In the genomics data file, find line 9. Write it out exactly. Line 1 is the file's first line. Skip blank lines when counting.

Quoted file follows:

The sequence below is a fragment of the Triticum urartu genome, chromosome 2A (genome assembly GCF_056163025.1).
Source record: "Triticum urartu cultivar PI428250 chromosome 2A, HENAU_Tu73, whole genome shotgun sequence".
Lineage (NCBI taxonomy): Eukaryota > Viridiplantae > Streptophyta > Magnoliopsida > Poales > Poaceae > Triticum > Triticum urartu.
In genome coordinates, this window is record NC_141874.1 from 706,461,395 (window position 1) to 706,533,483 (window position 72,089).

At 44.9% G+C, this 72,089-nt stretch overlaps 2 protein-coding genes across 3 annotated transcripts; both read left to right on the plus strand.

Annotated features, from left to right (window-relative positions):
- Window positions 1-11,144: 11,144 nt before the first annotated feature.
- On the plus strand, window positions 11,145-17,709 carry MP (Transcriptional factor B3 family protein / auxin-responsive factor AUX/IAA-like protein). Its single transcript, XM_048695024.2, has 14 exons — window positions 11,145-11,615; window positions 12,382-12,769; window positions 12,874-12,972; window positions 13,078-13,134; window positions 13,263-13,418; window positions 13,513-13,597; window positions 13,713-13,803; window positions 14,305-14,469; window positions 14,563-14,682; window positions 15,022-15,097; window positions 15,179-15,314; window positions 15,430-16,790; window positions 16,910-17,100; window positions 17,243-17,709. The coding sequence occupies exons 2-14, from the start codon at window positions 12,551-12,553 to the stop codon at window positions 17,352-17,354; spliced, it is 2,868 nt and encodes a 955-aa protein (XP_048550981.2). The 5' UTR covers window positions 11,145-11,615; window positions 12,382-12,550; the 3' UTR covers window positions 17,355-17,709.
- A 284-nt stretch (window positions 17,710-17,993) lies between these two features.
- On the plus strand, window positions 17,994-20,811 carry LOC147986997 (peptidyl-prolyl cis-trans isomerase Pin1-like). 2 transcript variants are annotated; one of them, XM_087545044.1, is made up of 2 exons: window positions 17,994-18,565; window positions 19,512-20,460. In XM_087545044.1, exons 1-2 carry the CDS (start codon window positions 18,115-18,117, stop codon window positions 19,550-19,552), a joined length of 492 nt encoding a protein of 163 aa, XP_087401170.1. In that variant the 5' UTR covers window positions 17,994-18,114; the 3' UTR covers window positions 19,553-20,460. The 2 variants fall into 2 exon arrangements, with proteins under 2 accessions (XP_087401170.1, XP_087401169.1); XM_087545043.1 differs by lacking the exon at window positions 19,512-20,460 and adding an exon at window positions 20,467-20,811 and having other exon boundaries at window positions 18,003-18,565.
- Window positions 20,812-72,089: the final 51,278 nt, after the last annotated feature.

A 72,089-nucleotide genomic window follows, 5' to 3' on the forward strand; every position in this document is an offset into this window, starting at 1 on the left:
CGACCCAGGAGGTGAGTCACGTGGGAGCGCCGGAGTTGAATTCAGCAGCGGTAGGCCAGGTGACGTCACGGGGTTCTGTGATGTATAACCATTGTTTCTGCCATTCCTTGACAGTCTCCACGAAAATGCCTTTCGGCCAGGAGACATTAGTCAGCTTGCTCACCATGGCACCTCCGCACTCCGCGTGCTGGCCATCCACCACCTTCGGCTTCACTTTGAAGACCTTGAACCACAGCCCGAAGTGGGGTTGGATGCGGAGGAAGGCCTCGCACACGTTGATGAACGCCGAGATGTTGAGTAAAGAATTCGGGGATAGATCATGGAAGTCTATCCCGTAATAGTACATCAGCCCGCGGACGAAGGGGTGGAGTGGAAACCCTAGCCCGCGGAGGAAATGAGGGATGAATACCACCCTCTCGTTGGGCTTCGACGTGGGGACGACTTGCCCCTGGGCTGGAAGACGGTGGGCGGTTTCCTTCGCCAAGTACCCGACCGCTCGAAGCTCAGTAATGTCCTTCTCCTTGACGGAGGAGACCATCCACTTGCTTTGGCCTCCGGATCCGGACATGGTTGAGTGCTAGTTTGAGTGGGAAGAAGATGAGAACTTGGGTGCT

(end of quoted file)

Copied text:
- A 284-nt stretch (window positions 17,710-17,993) lies between these two features.